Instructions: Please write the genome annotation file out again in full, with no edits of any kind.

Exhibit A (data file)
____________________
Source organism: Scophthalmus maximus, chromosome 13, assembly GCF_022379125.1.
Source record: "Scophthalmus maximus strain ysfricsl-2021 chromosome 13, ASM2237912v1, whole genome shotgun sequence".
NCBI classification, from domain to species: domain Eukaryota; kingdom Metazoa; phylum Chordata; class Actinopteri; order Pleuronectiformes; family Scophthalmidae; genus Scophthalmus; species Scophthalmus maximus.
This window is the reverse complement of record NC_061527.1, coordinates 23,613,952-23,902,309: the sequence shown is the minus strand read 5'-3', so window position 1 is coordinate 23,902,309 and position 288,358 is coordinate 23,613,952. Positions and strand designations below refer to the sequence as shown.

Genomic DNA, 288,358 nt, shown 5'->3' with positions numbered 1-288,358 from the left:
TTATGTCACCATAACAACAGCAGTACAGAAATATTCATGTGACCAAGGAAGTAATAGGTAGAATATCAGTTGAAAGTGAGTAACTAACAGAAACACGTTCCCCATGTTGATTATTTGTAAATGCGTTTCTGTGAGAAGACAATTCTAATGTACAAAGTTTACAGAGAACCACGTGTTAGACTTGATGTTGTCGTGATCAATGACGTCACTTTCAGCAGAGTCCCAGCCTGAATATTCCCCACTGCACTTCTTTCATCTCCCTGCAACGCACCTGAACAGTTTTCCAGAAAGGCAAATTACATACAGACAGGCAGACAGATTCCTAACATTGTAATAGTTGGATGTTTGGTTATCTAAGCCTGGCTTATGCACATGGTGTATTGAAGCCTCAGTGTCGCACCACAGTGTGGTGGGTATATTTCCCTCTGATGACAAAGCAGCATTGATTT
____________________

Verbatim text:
Source organism: Scophthalmus maximus, chromosome 13, assembly GCF_022379125.1.
Source record: "Scophthalmus maximus strain ysfricsl-2021 chromosome 13, ASM2237912v1, whole genome shotgun sequence".
NCBI classification, from domain to species: domain Eukaryota; kingdom Metazoa; phylum Chordata; class Actinopteri; order Pleuronectiformes; family Scophthalmidae; genus Scophthalmus; species Scophthalmus maximus.
This window is the reverse complement of record NC_061527.1, coordinates 23,613,952-23,902,309: the sequence shown is the minus strand read 5'-3', so window position 1 is coordinate 23,902,309 and position 288,358 is coordinate 23,613,952. Positions and strand designations below refer to the sequence as shown.

Genomic DNA, 288,358 nt, shown 5'->3' with positions numbered 1-288,358 from the left:
TTATGTCACCATAACAACAGCAGTACAGAAATATTCATGTGACCAAGGAAGTAATAGGTAGAATATCAGTTGAAAGTGAGTAACTAACAGAAACACGTTCCCCATGTTGATTATTTGTAAATGCGTTTCTGTGAGAAGACAATTCTAATGTACAAAGTTTACAGAGAACCACGTGTTAGACTTGATGTTGTCGTGATCAATGACGTCACTTTCAGCAGAGTCCCAGCCTGAATATTCCCCACTGCACTTCTTTCATCTCCCTGCAACGCACCTGAACAGTTTTCCAGAAAGGCAAATTACATACAGACAGGCAGACAGATTCCTAACATTGTAATAGTTGGATGTTTGGTTATCTAAGCCTGGCTTATGCACATGGTGTATTGAAGCCTCAGTGTCGCACCACAGTGTGGTGGGTATATTTCCCTCTGATGACAAAGCAGCATTGATTT